Thankfully, gardening doesn’t have to be excessively painful or challenging! Modifications can be made to make it accessible for anyone. For example, try starting a square foot garden in raised planter boxes. Buying taller planter boxes at standing height will alleviate joint and back pain. With just a few small boxes, you can grow a surprising amount of food, herbs, or flowers. For arthritic hands, try ergonomic garden tools


If you are lacking the space or time for an outdoor garden, you can experience a lot of benefits from a few indoor plants. Pot some devil’s ivy or a snake plant in a windowsill, and you’ll see that gardening doesn’t have to be hard or expensive. You could also join a community garden in your neighborhood or senior living community and enjoy taking care of plants with the help of others.  


Getting Started with Outdoor Gardening

As you get started with gardening, you’ll need a few tools. Here are our suggestions for gardeners with outdoor space. These tools are ergonomic, which is helpful for seniors with stiff or swollen joints or arthritis.


  • Lightweight hand trowel. This one is a great size for potting all types of indoor and outdoor plants, in the ground or in planters.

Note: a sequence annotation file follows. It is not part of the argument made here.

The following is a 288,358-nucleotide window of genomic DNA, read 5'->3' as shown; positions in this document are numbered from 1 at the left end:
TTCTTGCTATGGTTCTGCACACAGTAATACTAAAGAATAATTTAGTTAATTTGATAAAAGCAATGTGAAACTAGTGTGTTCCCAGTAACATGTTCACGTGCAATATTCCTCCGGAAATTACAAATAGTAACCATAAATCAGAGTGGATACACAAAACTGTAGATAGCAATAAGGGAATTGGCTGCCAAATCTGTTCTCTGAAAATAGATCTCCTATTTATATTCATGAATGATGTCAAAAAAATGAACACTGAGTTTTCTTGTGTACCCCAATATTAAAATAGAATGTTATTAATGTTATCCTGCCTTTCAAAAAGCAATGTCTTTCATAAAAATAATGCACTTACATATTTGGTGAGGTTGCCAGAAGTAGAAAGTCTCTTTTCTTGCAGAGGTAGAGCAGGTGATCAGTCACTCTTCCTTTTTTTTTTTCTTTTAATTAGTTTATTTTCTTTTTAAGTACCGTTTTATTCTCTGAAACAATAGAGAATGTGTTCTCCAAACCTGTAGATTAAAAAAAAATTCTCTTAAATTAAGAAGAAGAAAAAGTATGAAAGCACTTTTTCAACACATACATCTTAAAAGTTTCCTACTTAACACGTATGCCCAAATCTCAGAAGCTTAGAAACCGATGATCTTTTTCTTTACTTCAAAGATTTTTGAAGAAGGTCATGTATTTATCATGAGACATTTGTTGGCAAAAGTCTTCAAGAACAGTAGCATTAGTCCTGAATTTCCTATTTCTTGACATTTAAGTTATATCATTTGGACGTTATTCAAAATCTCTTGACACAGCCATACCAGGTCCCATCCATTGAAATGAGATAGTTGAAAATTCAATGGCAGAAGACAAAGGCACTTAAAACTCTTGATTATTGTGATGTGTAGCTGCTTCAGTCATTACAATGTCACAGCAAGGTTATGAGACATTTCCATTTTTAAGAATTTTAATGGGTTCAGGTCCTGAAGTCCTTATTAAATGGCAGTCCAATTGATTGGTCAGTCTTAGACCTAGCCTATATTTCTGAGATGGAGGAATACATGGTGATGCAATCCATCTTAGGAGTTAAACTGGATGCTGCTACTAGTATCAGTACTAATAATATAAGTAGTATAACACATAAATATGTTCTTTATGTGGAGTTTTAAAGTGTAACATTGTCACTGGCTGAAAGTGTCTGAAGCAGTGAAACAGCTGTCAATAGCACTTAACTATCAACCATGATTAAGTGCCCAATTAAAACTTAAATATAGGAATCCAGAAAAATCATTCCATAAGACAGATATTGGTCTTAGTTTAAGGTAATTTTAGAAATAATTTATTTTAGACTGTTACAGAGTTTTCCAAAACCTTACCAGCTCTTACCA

• Garden claw. If you’re gardening outdoors with in-ground plants, get a claw tool that will allow you to weed or dig up beds without bending over.
  • Automatic hose reel. For outdoor gardeners with more space, invest in a great hose reel. This will prevent you having to drag a large heavy hose all over the place when watering.
  • Long-reach garden tools. These long-reach tools are great for seniors who want to sit on a stool or chair while gardening. 
  • Elevated garden beds. A counter-height garden bed, like this one, will mean you can garden without needing to bend over at all.
  • Leather gardening gloves. Heavy-duty waterproof gloves will allow you to keep your hands clean and protected while gardening. Check out this cute floral option.
  • Soil. If you are beginning a large garden, you’ll need to purchase some bulk soil. In the spring, most big box stores and hardware stores sell bags of soil. You will do best with soil that contains compost, or outdoor potting soil. We’ve had the best success with Miracle-Gro brand soil, which eliminates the need for fertilizer in the first year. Bags sold as “topsoil” or “all purpose soil” won’t have many nutrients, so you’ll need to make sure to purchase fertilizer as well if using these.